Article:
The UW research team included Adina Ripin (left), lead author of the study and a doctoral student in the physics department, Ruoming Peng (center), co-lead author and a recent UW ECE graduate (Ph.D. ‘22), and senior author Mo Li (right), a professor in UW ECE and the physics department and the UW ECE associate chair for research.

Most of us don’t think of atoms as having their own unique vibrations, but they do. In fact, it’s a feature so fundamental to nature’s building blocks that a team of University of Washington researchers recently observed and used this phenomenon in their research study. By studying the light atoms emitted when stimulated by a laser, they were able to detect vibrations sometimes referred to as atomic “breathing.”

The result is a breakthrough that may one day allow us to build better tools for many kinds of quantum technologies.

Led by Mo Li, a professor of photonics and nano devices in both the UW Department of Electrical and Computer Engineering and the UW Physics Department, the researchers set out to build a better quantum emitter, or QE, one that could be incorporated into optical circuits.

QEs are an essential part of the quantum technology toolkit in that they provide a way to generate individual quantum particles that can be used as qubits. Analogous to bits of information in everyday computing, qubits are used in quantum computing to perform calculations far beyond what can be achieved with classical computers. Typically, a qubit is built from an electron or a photon because of these particle’s unique quantum properties.

An illustration of an array of single-photon emitters (also known as “quantum emitters”) developed by the UW research team. These emitters are a critical component for quantum technologies based on light and optics. In the illustration, the blue and gold dots represent two layers of tungsten and selenium atoms, and each raised bump is the location of what is called a “strain-induced quantum dot.” The research team used these quantum dots to create the quantum emitters, which can be selectively activated to generate photons and mechanical vibrations between the atomic layers, which in turn can be used to encode and transmit quantum information. The four red triangles represent light emitted from four quantum emitters — each generating one photon at the same energy level as the others. Illustration provided by Ruoming Peng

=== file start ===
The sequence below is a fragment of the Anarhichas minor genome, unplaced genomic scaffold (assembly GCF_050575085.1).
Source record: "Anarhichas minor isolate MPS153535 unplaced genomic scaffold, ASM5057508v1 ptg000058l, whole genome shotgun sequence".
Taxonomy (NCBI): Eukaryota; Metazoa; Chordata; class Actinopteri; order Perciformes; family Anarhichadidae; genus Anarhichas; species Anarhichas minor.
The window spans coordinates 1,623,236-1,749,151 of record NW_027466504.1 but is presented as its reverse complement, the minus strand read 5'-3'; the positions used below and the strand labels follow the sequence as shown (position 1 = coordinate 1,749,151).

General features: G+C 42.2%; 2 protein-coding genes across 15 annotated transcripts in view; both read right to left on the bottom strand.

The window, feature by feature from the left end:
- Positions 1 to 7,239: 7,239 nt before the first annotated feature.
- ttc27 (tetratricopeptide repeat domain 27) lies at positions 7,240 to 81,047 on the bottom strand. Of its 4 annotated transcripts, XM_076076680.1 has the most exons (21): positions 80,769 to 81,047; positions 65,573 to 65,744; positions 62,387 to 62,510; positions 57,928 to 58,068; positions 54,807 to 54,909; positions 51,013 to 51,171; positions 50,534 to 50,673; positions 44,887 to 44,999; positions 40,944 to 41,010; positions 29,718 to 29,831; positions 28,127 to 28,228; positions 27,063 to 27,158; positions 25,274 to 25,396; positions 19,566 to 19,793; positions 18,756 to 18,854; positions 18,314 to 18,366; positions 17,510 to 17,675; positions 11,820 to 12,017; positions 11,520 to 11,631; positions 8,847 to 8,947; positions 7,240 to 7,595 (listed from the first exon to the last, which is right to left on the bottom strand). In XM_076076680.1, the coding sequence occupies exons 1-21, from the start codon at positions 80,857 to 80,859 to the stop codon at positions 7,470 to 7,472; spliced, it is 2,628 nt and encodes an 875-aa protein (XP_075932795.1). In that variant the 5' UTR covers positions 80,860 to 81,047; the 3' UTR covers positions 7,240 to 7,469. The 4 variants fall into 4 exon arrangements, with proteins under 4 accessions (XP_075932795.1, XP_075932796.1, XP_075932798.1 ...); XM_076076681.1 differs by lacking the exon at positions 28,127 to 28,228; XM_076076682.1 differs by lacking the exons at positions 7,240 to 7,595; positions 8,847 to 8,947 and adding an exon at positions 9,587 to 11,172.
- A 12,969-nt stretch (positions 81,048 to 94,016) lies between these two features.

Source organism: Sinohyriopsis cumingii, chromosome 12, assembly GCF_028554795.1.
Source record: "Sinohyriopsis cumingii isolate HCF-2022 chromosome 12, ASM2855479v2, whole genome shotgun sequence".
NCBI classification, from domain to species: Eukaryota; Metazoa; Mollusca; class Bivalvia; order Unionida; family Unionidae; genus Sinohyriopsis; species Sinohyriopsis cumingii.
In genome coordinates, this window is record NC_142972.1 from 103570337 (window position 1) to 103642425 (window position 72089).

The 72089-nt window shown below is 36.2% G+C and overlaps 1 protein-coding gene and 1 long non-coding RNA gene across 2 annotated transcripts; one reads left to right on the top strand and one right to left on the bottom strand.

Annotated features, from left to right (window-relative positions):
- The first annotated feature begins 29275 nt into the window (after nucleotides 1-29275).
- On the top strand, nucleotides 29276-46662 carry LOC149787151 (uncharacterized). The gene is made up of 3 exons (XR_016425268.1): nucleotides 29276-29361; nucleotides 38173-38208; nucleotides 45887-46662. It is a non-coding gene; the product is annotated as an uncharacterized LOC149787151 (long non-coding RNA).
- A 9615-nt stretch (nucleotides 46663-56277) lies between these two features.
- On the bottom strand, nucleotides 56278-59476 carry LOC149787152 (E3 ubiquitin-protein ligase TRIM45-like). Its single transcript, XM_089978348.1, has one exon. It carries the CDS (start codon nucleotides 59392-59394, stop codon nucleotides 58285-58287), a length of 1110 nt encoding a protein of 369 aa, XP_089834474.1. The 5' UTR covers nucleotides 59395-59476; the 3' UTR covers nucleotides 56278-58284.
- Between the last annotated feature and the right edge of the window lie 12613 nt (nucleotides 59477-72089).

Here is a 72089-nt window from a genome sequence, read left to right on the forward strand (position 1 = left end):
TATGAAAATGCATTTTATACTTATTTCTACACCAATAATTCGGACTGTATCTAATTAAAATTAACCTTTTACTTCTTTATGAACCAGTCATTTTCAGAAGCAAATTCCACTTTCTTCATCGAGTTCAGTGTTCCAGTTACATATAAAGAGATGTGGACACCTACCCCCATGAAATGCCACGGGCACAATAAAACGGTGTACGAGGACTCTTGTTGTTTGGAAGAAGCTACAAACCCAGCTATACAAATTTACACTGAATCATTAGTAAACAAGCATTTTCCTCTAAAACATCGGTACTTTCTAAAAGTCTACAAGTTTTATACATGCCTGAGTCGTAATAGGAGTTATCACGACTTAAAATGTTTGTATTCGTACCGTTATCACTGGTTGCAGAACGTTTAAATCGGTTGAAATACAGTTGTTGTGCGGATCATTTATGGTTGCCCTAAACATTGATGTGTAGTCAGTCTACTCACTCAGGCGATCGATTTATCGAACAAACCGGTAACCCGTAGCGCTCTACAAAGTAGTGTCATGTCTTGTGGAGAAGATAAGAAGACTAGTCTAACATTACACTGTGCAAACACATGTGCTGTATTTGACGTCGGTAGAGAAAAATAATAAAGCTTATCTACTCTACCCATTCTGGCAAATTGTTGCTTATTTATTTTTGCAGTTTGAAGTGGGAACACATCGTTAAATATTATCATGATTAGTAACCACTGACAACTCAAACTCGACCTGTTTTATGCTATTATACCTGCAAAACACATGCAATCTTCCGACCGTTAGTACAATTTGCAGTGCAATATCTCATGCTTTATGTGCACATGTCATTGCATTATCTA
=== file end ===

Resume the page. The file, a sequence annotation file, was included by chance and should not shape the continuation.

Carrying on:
“This is a new, atomic-scale platform, using what the scientific community calls ‘optomechanics,’ in which light and mechanical motions are intrinsically coupled together,” said Li. “It provides a new type of involved quantum effect that can be utilized to control single photons running through integrated optical circuits for many applications.”

To build their QE, the team began with tungsten diselenide, a molecule composed of tungsten and selenium. This was formed into the thinnest of sheets, each only a single atom thick. Two of these sheets were then layered one atop the other and placed over a series of nanopillars, a mere 200 nanometers wide.

This placement on the nanopillars caused the sheets to deform at the point of contact, resulting in a series of regularly spaced quantum dots. Quantum dots are semiconductor particles a few nanometers in size, having unique optical and electronic properties and are a common method of building QEs for quantum applications. Because of the deformation caused by the nanopillars, these are more specifically referred to as “strain-induced quantum dots.”

Illustration of bilayer WSe2 transferred onto SiO2 nanopillars, forming quantum dots with local strain modulation, which host the QEs.

By applying a precise pulse of laser light to one of the quantum dots, an electron is knocked away from the tungsten diselenide atom’s nucleus. This briefly creates a quasiparticle known as an exciton. This exciton is composed of the negatively charged electron and the corresponding positively charged hole in the opposite sheet. Because they are strongly bound, the electron quickly returns to the atom. When it does this, it releases a single photon encoded with very specific quantum information.